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Brother to Brother: A Conversation Between David Gordon Green and Andrew Neel of Fraternity Drama Goat

Brother to Brother: A Conversation Between David Gordon Green and Andrew Neel of Fraternity Drama Goat

Directing

DGG: I thought Chance [Gus Halper] and Dixon [Jake Picking] were amazing. You know, obviously the leads are the leads, and they’re great. But you sell the authenticity with those guys. That guy Gus Halper, I’ve auditioned before. I think he went to the college I went to.

AN: Oh really? Where’d he go?

DGG: North Carolina I think. I remember shooting the shit with him one time in an audition. He’s amazing to me.

AN: Gus was really incredible. Susan Shopmaker brought him in. And he was cast against the grain, because actually Dixon was this real big guy, and Chance was also supposed to be a big dude. And then Gus came in, and we were like, “Oh, good. This might offer a counterpart.” He was just a monster when he read. He was just really good. Working with him, he really added a new dimension, so we kind of chubbed up the relationship between him and Brad. And then we added that scene where he talks about his dad and shit. He gets hammered, and he’s in the room, he’s like, “My fucking dad. He fucking hates me.” Jake Picking played semi-pro hockey, so he knew the lingo. I had played hockey too, and I had played lacrosse and shit, so I could go up to him—I knew meat-head lingo. I was like, “That fucking guy just said that shit to you? Are you kidding me? That little fucking pussy said that shit to you? What the fuck, man? Are you going to take that shit?” And he’d be like, “Fucking no.” And I’d be like, “All right, go do it.” It was there. It was great. It was in the DNA.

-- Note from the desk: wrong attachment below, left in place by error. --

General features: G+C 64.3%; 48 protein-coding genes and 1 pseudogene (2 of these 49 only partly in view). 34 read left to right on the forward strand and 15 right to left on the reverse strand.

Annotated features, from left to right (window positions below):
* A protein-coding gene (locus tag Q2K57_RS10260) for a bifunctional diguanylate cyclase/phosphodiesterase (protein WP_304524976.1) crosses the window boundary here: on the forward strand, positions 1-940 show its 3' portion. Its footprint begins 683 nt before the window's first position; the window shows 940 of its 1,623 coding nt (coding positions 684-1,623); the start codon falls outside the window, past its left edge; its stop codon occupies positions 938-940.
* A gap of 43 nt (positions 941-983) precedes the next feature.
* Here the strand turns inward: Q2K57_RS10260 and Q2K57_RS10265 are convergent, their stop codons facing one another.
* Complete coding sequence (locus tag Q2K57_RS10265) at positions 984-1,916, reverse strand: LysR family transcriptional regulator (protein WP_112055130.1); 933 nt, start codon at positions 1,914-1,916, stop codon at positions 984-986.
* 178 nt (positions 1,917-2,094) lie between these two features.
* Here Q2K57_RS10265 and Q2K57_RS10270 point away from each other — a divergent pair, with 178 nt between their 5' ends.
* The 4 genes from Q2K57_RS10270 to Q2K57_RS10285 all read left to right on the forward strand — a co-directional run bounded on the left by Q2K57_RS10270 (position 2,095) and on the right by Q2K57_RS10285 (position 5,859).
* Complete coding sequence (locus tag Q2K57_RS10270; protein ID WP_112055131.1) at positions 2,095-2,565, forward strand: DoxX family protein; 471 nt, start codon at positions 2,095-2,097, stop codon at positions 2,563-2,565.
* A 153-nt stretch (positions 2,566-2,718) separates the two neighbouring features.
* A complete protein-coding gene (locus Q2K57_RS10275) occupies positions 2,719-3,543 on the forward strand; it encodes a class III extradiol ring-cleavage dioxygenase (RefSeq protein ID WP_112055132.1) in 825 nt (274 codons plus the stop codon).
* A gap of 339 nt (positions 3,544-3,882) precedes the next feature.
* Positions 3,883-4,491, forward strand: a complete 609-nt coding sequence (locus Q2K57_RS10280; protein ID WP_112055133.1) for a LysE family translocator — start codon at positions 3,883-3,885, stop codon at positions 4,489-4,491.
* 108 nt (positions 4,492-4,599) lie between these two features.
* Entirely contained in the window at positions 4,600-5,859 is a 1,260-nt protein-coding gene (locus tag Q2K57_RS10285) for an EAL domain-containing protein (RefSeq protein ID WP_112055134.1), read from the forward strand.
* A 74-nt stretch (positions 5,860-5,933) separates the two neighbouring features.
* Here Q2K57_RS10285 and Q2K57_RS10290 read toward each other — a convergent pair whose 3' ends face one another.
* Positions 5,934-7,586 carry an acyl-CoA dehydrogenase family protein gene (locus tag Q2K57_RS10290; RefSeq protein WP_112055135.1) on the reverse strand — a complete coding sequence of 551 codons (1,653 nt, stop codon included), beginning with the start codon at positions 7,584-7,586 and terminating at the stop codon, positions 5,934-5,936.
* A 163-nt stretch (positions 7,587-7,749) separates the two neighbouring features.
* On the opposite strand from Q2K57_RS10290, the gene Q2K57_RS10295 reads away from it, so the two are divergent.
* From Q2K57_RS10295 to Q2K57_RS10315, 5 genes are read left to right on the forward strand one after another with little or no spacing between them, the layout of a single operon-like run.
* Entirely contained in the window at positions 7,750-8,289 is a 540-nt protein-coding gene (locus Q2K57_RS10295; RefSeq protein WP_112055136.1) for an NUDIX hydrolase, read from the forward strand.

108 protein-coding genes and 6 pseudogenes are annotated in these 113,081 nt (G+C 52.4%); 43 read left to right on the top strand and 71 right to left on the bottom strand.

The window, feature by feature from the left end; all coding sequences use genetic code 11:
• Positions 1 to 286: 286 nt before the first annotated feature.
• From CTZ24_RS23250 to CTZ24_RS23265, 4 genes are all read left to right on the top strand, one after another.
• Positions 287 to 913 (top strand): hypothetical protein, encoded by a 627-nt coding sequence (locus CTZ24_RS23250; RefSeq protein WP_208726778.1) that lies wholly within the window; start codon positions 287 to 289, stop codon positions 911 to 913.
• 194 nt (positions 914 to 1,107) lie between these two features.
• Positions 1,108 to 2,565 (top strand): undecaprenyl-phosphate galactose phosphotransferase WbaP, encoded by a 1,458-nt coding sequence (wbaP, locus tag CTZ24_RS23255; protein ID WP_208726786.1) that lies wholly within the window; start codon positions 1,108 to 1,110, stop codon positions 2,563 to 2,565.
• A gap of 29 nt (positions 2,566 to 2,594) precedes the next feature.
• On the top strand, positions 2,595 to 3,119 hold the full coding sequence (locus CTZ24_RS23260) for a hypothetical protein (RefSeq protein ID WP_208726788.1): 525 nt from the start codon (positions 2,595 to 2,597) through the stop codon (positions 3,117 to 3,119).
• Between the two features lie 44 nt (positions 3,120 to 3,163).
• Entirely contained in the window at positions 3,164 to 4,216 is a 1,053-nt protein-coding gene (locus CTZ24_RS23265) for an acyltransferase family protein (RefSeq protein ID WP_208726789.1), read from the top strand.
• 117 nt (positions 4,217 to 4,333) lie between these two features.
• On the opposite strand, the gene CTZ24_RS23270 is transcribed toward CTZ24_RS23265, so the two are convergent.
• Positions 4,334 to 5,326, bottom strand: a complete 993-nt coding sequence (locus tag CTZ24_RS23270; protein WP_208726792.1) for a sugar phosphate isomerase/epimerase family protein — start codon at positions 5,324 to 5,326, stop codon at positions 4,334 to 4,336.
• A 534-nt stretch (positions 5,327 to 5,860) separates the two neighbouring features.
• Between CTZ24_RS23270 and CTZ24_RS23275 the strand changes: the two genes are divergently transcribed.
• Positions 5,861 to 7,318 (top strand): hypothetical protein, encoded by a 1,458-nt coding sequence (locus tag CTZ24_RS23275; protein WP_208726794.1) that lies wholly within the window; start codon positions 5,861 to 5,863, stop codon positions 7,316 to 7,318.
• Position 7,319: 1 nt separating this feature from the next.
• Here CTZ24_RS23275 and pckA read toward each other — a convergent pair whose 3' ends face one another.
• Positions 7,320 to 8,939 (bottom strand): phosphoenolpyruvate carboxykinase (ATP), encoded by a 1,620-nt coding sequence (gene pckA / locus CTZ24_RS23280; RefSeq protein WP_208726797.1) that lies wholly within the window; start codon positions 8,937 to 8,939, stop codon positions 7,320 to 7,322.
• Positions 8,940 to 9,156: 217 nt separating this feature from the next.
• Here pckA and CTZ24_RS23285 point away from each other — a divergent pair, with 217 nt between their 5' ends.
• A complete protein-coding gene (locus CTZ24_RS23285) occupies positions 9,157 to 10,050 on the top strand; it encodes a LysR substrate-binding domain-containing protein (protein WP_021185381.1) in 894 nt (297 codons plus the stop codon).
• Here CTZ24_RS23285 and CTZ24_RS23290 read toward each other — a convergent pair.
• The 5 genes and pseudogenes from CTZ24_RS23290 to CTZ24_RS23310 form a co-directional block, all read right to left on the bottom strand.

James Franco co-produced Goat and also stars in the film

James Franco co-produced Goat and also stars in the film as Mitch

DGG: I’m really bummed I didn’t make it to set. I really wanted to come and witness all the action. But I think I was shooting Vice Principals at the time down in Charleston.

AN: I just watched that the other day, by the way, and being a huge Eastbound & Down fan, of course, I was equally into it.

DGG: Well, if it hadn’t been that much fun down there, I would have definitely come over and harassed you guys. I really wanted to see it all come to life like that. Was the vibe on set fun at all? Or was it tense because of the subject matter, so everybody was very serious?

AN: I’m a pretty jovial guy. I was always try to keep things as fun as they can be. I don’t like to run a set that feels too grim. When we were doing the hazing scenes, sometimes in between takes, I’d actually try to add a little comic relief to keep everyone feeling loose about the situation. But there’s no doubt that that kind of subject matter can be really grueling to act in and to direct too, because it’s fucking dark! The actors have to go to a place, especially Ben—you gotta get into a pretty dark space to do that. So that can be intense. I hope the set was as good as it could’ve been, giving what we were trying to do.

DGG: Eighteen days, man. I think that’s pretty badass.